Thoughts on the Meaning of Life… Todd Helmkamp


Posted by Vogeler on March 17, 2007

I’ve recently become a bit dissatisfied with some methods churches use to reach the lost.

I’m speaking of what I call gimmicks. More and more churches are turning to slick marketing campaigns, “cool” services, billboard “teasers” (a phrase or picture designed to gain interest) to reach the lost, to “get them in the door.”

A perfect example of this is Next Level Church, in Florida. There is a huge controversy right now concerning their messages series “My Great Sex Life”. They rented a billboard featuring simple drawings of a male and female (similar to the universal public restroom identifiers) and a website URL that led to a flash video that talked about sex gone wrong (in a limited fashion) and then sent the viewer to the church’s site. This has resulted in a lot of public interest, and media coverage.

So why do I have issues with this approach? It’s certainly not because I have a problem with Pastor Matt Keller or his staff (while I have never met any of them personally, I have heard nothing but good about Pastor Matt which leads me to believe he is a sound, Biblically-based man of God). I also have no problem with the subject matter. Sex (and the misuse of sex)is such a huge part of our society, it’s the church’s responsibility to teach Biblically about it. The only reason I mentioned this church specifically is because it’s very much in the public eye right now. I think it’s symbolic of a growing trend in churches.

It’s a fact in this nation that churches close their doors every day. People are not coming to Christ with any regularity, if at all. We, as Christians, are failing our unsaved neighbors. And because of this, I believe that some churches and leaders are grasping at anything they can to increase attendance, and reach the unchurched. That’s where this current trend in “shock evangelism” comes in. If you can shock people, if you can gain their interest, you might actually get them to attend just to see what it’s all about. So far, so good. But what happens next? Do people get saved at these events? Does this advance the Kingdom of God?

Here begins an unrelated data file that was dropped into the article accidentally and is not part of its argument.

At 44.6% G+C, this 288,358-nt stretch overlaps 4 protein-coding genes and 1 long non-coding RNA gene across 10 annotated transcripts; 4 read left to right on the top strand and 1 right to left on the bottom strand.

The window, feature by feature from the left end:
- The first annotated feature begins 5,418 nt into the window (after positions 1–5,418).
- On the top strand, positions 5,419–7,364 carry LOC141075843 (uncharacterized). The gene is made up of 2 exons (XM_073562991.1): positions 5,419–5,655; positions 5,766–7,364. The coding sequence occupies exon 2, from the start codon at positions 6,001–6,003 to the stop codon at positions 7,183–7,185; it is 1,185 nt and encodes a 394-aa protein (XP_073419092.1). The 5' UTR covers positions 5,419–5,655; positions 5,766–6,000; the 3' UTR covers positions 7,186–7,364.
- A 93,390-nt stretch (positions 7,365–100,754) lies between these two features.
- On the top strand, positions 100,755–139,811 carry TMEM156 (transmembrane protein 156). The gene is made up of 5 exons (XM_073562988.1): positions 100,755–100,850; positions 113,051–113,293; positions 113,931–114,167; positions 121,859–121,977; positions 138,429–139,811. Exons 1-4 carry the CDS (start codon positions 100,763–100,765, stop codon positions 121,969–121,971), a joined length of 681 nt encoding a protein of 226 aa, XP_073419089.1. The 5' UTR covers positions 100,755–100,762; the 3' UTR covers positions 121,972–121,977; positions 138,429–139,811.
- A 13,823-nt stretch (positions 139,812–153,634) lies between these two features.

Speaking from personal experience (I’ve only been saved for a little less than 4 years, so I still know the unsaved mindset), this sort of thing would immediately stand out for what it is, a gimmick, and I would immediately say, “nah.” Now, of course, Pastor Matt and these other leaders are sincere. They are doing this to try to further the Kingdom of God. I’m not saying they’re attempting to delude people. I’m saying they’re methods are not the most effective, and their methods are not the methods used by Jesus, the apostles, and the early church.

I study cultural anthropology, both past and present, so I am well aware of cultural differences between Jesus’ time and place and our own. Modern media and technology are good things, and have their place in our society, and our churches. But Jesus never resorted to man-made gimmicks. Nor did his disciples. They attracted a huge following by going to where the people were, not by trying to get the people to come to them. They performed signs and wonders in the Name of Jesus through the power of Holy Spirit to inspire reverent awe in the people. They built relationships with non-Christians (Jesus being the perfect example of this!!), and maintained those relationships. And, once a person became a believer, the new convert was discipled, was taught, and was sent out to spread the good news.

So why aren’t our churches following this model? First, I think it’s because of a focus on the church (the building and the organization) as the place where all Christian activity takes place. Instead of taking church to the people, we want to bring people to the church, get them “cleaned up” and “Christianized.” A second reason, and I think this is especially telling, is that most Christians no longer have any sort of a relationship with non-Christians. Or perhaps not most Christians, who go to work in a secular world,but almost certainly most of our leadership. At a recent gathering of 20-something Christian adults, the consensus was that most of them had little to no contact or relationship with unbelievers. You can read about it here.

So, why do Christians have these attitudes? I think it’s because the church in America has grown soft and weak, and lazy. The world is a hard place. It’s messy, bloody, painful. Spending time with non-Christians is often uncomfortable. Building relationships with the unsaved takes work, it takes love, it takes compassion. Getting outside of our beautiful stained-glass “vanity fairs” is uncomfortable. It’s messy. It’s hard.